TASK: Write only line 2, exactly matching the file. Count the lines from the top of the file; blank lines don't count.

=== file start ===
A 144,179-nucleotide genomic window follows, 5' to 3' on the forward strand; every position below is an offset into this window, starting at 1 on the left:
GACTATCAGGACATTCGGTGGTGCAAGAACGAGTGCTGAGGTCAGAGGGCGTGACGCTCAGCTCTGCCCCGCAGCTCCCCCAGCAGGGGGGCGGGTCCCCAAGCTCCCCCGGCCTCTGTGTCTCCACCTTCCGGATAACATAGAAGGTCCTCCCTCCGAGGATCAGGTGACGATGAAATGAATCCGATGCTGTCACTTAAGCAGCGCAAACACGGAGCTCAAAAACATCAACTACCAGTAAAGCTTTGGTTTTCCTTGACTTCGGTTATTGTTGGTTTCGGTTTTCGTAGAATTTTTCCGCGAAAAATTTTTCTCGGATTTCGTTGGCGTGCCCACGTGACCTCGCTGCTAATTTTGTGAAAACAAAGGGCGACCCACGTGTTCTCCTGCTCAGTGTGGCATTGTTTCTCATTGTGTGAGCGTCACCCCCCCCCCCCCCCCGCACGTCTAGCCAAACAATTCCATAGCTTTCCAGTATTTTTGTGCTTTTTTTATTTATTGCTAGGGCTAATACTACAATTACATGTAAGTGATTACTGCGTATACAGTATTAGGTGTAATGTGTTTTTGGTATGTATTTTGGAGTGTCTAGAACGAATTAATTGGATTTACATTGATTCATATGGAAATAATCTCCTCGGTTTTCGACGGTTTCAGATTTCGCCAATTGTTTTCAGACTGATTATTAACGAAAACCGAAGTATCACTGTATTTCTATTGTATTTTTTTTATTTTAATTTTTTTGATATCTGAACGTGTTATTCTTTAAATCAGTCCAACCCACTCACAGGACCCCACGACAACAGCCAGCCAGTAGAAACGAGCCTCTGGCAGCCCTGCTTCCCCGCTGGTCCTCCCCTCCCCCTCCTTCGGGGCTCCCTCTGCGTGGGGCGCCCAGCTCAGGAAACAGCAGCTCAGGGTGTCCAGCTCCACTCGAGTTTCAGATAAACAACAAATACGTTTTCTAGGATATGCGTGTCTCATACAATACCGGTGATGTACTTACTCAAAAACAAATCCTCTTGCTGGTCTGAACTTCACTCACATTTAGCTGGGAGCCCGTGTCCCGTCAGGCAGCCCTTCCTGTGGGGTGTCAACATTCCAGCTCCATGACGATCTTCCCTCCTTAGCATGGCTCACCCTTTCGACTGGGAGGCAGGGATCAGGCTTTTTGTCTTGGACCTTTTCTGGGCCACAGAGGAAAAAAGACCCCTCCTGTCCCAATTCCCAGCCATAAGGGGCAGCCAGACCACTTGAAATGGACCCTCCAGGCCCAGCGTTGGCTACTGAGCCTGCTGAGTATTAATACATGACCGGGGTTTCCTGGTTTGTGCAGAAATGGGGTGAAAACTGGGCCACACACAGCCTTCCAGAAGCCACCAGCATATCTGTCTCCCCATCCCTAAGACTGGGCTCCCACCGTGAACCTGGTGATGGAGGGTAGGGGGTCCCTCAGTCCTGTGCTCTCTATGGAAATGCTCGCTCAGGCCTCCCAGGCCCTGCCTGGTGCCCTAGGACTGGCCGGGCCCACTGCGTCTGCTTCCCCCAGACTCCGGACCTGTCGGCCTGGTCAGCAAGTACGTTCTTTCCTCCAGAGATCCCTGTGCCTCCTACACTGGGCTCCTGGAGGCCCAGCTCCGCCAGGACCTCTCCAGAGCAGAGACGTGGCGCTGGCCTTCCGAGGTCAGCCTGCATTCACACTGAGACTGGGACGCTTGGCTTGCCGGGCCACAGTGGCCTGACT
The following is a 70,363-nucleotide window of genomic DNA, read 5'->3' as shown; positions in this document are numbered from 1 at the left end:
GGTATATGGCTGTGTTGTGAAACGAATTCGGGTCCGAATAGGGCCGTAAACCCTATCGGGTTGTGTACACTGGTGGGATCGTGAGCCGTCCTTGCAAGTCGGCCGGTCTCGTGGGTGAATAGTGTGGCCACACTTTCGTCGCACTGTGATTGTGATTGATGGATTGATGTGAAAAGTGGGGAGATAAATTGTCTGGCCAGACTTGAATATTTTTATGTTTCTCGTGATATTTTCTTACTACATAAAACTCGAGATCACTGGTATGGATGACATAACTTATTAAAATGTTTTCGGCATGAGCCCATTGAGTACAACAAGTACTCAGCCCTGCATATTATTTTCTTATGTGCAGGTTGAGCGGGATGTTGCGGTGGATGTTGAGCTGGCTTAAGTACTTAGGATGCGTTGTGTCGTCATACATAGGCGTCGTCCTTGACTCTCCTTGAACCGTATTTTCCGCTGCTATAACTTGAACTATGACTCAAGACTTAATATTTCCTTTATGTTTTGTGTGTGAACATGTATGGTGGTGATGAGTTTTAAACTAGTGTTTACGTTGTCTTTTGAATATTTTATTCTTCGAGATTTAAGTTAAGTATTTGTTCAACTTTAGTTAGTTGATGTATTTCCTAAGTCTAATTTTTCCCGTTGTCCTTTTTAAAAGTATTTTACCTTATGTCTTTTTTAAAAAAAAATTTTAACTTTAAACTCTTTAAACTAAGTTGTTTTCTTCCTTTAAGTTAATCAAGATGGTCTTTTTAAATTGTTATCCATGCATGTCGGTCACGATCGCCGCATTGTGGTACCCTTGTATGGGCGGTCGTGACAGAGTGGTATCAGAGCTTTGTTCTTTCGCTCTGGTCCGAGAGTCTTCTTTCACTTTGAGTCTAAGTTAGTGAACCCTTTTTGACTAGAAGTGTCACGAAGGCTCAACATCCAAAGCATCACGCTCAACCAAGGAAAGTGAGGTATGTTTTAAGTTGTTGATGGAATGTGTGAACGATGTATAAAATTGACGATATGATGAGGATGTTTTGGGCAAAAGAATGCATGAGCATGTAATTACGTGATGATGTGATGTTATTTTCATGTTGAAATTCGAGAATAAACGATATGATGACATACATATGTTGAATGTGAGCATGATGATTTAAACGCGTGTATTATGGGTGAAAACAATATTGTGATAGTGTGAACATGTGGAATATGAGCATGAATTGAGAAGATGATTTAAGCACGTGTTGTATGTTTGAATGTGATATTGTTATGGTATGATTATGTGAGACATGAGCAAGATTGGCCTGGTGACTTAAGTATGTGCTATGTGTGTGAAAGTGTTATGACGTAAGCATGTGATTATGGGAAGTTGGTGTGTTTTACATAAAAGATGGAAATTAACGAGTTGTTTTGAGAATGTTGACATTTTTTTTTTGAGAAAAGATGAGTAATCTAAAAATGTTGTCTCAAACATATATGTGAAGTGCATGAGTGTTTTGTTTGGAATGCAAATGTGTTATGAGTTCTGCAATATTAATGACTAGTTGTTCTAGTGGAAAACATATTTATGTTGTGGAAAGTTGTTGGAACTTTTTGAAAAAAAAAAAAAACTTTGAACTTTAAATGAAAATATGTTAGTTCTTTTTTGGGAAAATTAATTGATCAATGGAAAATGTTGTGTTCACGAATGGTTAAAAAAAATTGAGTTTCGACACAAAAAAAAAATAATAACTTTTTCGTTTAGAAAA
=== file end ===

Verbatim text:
GACTATCAGGACATTCGGTGGTGCAAGAACGAGTGCTGAGGTCAGAGGGCGTGACGCTCAGCTCTGCCCCGCAGCTCCCCCAGCAGGGGGGCGGGTCCCCAAGCTCCCCCGGCCTCTGTGTCTCCACCTTCCGGATAACATAGAAGGTCCTCCCTCCGAGGATCAGGTGACGATGAAATGAATCCGATGCTGTCACTTAAGCAGCGCAAACACGGAGCTCAAAAACATCAACTACCAGTAAAGCTTTGGTTTTCCTTGACTTCGGTTATTGTTGGTTTCGGTTTTCGTAGAATTTTTCCGCGAAAAATTTTTCTCGGATTTCGTTGGCGTGCCCACGTGACCTCGCTGCTAATTTTGTGAAAACAAAGGGCGACCCACGTGTTCTCCTGCTCAGTGTGGCATTGTTTCTCATTGTGTGAGCGTCACCCCCCCCCCCCCCCCGCACGTCTAGCCAAACAATTCCATAGCTTTCCAGTATTTTTGTGCTTTTTTTATTTATTGCTAGGGCTAATACTACAATTACATGTAAGTGATTACTGCGTATACAGTATTAGGTGTAATGTGTTTTTGGTATGTATTTTGGAGTGTCTAGAACGAATTAATTGGATTTACATTGATTCATATGGAAATAATCTCCTCGGTTTTCGACGGTTTCAGATTTCGCCAATTGTTTTCAGACTGATTATTAACGAAAACCGAAGTATCACTGTATTTCTATTGTATTTTTTTTATTTTAATTTTTTTGATATCTGAACGTGTTATTCTTTAAATCAGTCCAACCCACTCACAGGACCCCACGACAACAGCCAGCCAGTAGAAACGAGCCTCTGGCAGCCCTGCTTCCCCGCTGGTCCTCCCCTCCCCCTCCTTCGGGGCTCCCTCTGCGTGGGGCGCCCAGCTCAGGAAACAGCAGCTCAGGGTGTCCAGCTCCACTCGAGTTTCAGATAAACAACAAATACGTTTTCTAGGATATGCGTGTCTCATACAATACCGGTGATGTACTTACTCAAAAACAAATCCTCTTGCTGGTCTGAACTTCACTCACATTTAGCTGGGAGCCCGTGTCCCGTCAGGCAGCCCTTCCTGTGGGGTGTCAACATTCCAGCTCCATGACGATCTTCCCTCCTTAGCATGGCTCACCCTTTCGACTGGGAGGCAGGGATCAGGCTTTTTGTCTTGGACCTTTTCTGGGCCACAGAGGAAAAAAGACCCCTCCTGTCCCAATTCCCAGCCATAAGGGGCAGCCAGACCACTTGAAATGGACCCTCCAGGCCCAGCGTTGGCTACTGAGCCTGCTGAGTATTAATACATGACCGGGGTTTCCTGGTTTGTGCAGAAATGGGGTGAAAACTGGGCCACACACAGCCTTCCAGAAGCCACCAGCATATCTGTCTCCCCATCCCTAAGACTGGGCTCCCACCGTGAACCTGGTGATGGAGGGTAGGGGGTCCCTCAGTCCTGTGCTCTCTATGGAAATGCTCGCTCAGGCCTCCCAGGCCCTGCCTGGTGCCCTAGGACTGGCCGGGCCCACTGCGTCTGCTTCCCCCAGACTCCGGACCTGTCGGCCTGGTCAGCAAGTACGTTCTTTCCTCCAGAGATCCCTGTGCCTCCTACACTGGGCTCCTGGAGGCCCAGCTCCGCCAGGACCTCTCCAGAGCAGAGACGTGGCGCTGGCCTTCCGAGGTCAGCCTGCATTCACACTGAGACTGGGACGCTTGGCTTGCCGGGCCACAGTGGCCTGACT